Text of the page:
This may seem like an odd article coming from someone who makes their living in the content marketing world. But when I say that content marketing doesn’t work, it’s true. It doesn’t work for many companies because they either have the wrong expectations or the wrong creation and promotion strategies. And when content marketing isn’t deployed correctly, it renders content marketing ineffective.
Content marketing is a bit of a buzz word. The idea has been around for a long time, but it’s recently garnered attention as social media and SEO have started valuing content more and more. Add to this the fact that customers are doing more research before they make a purchase, and you can see why content marketing is getting more attention than ever before.
In the chart below you can see that content marketing has actually surpassed search engine optimization (SEO) and pay per click (PPC) in search popularity. In fact, of the big four digital mediums, it trails only social media marketing in current interest.
But what is Content Marketing?
The dangers of trends is that there is a lot of misinformation around what the trend really is. Because of this, I’ve seen definitions of content marketing ranging from native advertising to blogging to social media. Technically these are all forms of content, and yes they are also forms of marketing, but does that make them content marketing?
For this article, let’s limit the definition of content marketing to this:
Content marketing is the act of a company, business, or organization producing and promoting informative content to engage and interact with their target audience.
Why is Content Marketing ineffective?
Simply put, content marketing doesn’t work because it needs two attributes to be successful, a long-term commitment and high-quality content. And both of these requirements have high demands in terms of time and effort. Because of this, they are often ignored in an attempt to make content marketing more scalable and easier to deploy. As a result, it renders content marketing ineffective.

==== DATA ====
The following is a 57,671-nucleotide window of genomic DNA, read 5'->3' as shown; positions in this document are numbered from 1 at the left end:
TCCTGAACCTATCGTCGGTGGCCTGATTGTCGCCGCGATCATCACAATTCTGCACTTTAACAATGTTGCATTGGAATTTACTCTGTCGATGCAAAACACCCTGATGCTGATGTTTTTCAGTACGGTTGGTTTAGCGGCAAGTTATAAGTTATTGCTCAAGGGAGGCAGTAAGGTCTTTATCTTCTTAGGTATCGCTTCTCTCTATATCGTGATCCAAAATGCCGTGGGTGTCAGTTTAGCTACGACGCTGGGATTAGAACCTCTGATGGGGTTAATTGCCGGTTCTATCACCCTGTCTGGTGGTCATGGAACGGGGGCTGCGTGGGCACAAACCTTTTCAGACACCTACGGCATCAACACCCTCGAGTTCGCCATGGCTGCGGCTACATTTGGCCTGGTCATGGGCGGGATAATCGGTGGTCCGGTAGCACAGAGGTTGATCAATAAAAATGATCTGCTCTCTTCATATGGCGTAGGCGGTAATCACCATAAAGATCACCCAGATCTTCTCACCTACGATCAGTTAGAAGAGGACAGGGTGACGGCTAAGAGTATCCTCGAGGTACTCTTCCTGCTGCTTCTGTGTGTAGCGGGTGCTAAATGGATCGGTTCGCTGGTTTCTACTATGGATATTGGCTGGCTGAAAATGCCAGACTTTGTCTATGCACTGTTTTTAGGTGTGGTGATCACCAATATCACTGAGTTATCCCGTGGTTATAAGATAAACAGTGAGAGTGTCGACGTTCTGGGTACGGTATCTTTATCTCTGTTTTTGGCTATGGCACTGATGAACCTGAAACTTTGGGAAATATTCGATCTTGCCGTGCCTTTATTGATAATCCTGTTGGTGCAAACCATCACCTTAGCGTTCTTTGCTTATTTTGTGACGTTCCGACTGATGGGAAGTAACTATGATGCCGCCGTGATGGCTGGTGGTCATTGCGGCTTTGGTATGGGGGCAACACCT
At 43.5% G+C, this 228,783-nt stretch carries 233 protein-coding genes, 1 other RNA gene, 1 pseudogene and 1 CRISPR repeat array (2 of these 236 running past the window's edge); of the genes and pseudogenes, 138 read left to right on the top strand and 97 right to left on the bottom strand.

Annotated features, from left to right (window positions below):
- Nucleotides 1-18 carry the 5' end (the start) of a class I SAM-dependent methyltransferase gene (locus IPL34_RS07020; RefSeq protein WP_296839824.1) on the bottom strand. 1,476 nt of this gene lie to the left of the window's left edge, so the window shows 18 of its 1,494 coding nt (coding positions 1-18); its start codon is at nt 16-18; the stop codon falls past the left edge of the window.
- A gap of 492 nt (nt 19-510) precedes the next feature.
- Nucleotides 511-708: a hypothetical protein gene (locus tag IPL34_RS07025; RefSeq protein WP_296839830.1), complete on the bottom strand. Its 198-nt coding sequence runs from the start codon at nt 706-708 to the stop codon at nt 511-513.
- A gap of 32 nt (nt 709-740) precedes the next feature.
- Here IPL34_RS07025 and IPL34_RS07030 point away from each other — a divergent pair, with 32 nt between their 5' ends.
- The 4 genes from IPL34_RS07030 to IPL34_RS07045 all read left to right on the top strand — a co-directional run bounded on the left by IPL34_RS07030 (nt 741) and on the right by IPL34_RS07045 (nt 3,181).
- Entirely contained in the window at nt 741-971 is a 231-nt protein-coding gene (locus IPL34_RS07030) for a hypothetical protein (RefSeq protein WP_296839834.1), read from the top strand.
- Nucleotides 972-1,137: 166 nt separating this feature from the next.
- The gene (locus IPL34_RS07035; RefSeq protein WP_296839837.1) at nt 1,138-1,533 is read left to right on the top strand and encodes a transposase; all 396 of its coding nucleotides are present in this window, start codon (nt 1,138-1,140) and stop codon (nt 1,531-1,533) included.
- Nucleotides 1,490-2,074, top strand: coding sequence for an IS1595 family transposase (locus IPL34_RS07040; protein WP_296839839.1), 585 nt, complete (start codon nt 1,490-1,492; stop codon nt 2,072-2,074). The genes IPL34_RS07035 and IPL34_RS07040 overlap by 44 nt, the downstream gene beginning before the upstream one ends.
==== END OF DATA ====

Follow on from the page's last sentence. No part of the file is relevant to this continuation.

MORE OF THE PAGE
But unlike SEO and PPC, you’re not dealing with an algorithm when it comes to content marketing. You’re dealing with the reactions and emotions of your living, breathing customers. And that can’t be gamed, hacked, or exploited. Instead, you need to plan and deploy a content marketing campaign with the same care and attention that you would any other major company initiative.
Content marketing requires time and effort. And these are two things that are usually in short supply in most growing companies. So, how do you find them? You democratize your content creation. Instead of trying to shoulder the burden of content creation with one person or one department, the responsibilities should be spread around the company. This accomplishes two things. First, it allows the workload to be shared and ensures that there is always someone fresh ready to step up and produce content. Second, it gives your message many different perspectives and voices. This is great for keeping the content from becoming stale and tired.
Another great trick to remain consistent is to have a well-established plan going into your campaign. This means that you sit down and write up your content calendar and your promotion strategies. And you need to make these as specific as possible. Ambiguity in your calendar will open the door for dropped initiatives and forgotten tasks. So assign hard due dates and make sure that everyone sticks to them.
Finally, in order to stay consistent you have to make sure your content doesn’t become a chore for you, the producer. To do this, mix in many different types of content so you’re always working on something that challenges you in a new way. Here’s a short list of a few types of content that work great:
- Blog Posts
- Slide Decks
- Case Studies
- ROI Calculators
- Memes and Images